Gun offender registry bill passes final Prince George’s council vote -- Gazette.Net


Prince George’s County police Maj. Everett Sesker said last week he heard a mother speak out against gun violence in the county as she told her story about losing her son to a fatal shooting.

The incident was yet another reason the police department is in full support of establishing and maintaining a new registry unit that would place convicted gun offenders into a database for officers to review and keep tabs on their activity, Sesker said Tuesday during a public hearing before the Prince George’s County Council.

The County Council passed legislation to establish a gun offender registry for those convicted of gun-related offenses with a 9-0 vote Tuesday immediately following a public hearing held at the County Administration Building in Upper Marlboro.

“This bill is not about the criminals, it’s about the victims,” said Sesker, who Councilwoman Karen R. Toles (D-Dist. 7) of Suitland said was instrumental in developing the legislation. “This is a unique program that doesn’t violate anyone’s rights.”

Toles originally introduced the bill in April and said she was very pleased with the outcome of the hearing and final vote. The bill will now go to County Executive Rushern L. Baker, III (D) for him to sign and it will become county law 45 days later.

“We are putting the tools and procedures and laws into place to protect our citizens,” Toles said. “Our neighboring jurisdictions [Baltimore City and Washington, D.C.] have gun offender bills and they’ve been very useful to help deter those wanting to commit crimes.”

Baker said he is in full support of the legislation and plans to sign it into law.

“This legislation will be another tool for our police to use to make our streets safer,” he said. “The worst crimes that generally occur involve illegal guns. This bill helps us keep guns out of the hands of those individuals who have already been convicted of gun related crimes. This is a strong preemptive measure that can help stop crimes from happening before they occur.”

The registry bill calls upon the county police to maintain a database similar to the sex offender registry that would require convicted gun offenders to share background and contact information with police and check in with the department every six months for a three- to five-year period depending upon the conviction, Toles said.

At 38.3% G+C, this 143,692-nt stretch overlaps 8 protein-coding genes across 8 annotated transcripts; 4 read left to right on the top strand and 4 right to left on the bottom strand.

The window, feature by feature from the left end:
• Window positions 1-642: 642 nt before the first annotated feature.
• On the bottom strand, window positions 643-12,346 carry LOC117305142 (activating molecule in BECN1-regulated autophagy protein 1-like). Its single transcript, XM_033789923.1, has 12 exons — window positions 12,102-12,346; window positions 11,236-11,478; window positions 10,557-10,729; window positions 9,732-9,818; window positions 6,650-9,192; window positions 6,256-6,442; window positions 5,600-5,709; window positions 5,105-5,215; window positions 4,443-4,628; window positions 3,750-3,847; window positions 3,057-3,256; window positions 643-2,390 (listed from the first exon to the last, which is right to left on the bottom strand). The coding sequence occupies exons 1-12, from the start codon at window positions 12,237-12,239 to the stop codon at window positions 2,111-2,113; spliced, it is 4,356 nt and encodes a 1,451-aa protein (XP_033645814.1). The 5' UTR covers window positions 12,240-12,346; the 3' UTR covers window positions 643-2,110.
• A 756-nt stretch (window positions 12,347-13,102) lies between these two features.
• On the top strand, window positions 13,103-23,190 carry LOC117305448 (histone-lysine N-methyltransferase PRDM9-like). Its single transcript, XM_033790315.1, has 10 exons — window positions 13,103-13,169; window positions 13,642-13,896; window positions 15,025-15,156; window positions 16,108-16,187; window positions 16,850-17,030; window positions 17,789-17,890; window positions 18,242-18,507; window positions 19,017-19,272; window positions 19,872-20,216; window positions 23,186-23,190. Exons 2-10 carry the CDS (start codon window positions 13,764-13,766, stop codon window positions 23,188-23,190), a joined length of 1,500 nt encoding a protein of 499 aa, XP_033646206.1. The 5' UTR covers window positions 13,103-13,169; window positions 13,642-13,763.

If convicted of an additional gun offense while listed in the registry, separate sentences would be added onto the standard criminal sentencing for that offense, another way to deter felons from committing repeat offenses, Toles said.

Last year, county police recovered 977 guns from incidents and seizures coupled with 180 non-fatal shootings, according to police. So far this year, 523 weapons have been recovered and there have been 63 non-fatal shootings.

County police, the county state’s attorney’s office and the County Council all aided in the creating of the legislation, Toles said.

“It’s going to save lives. In District 3 alone there were 82 shootings in 2011,” said PGPD’s Maj. George Nader. “These individuals are committing crimes over and over again. This is the type of legislation that can keep us in contact with those individuals and lead them on the right path.”

About 10 residents and community stakeholders testified during the hearing.

College Park resident Sam Doyle said if the county’s goal is to reduce violence they should not limit a registry to gun-offenses and should incorporate all violent crimes such as stabbings. In 2010, there were 4,932 violent crimes of which 2,462 involved a weapon, according to police department records.

“I’m not here to promote the idea that we should have more guns, but we need to make this equally accountable to everybody,” said Doyle, a 50-year resident of the county. I’d like to see you inform people and keep them informed of what our gun laws are and the penalties and consequences. If we do that, I think we might save a life or two.”

Bob Ross, the president of the Prince George’s County chapter of the NAACP, said he did not support the council’s legislation because of the current state of the gun offender registry program implemented in Baltimore City, which Baltimore Circuit Court Judge Alfred Nance said April 6 was unconstitutional and too vague.

Toles said a resolution will be introduced to the council by next week that establishes the rules and procedures for operating the registry including who has access to it, what type of offenses qualifies an offender and other parameters that details its legitimacy and constitutionality.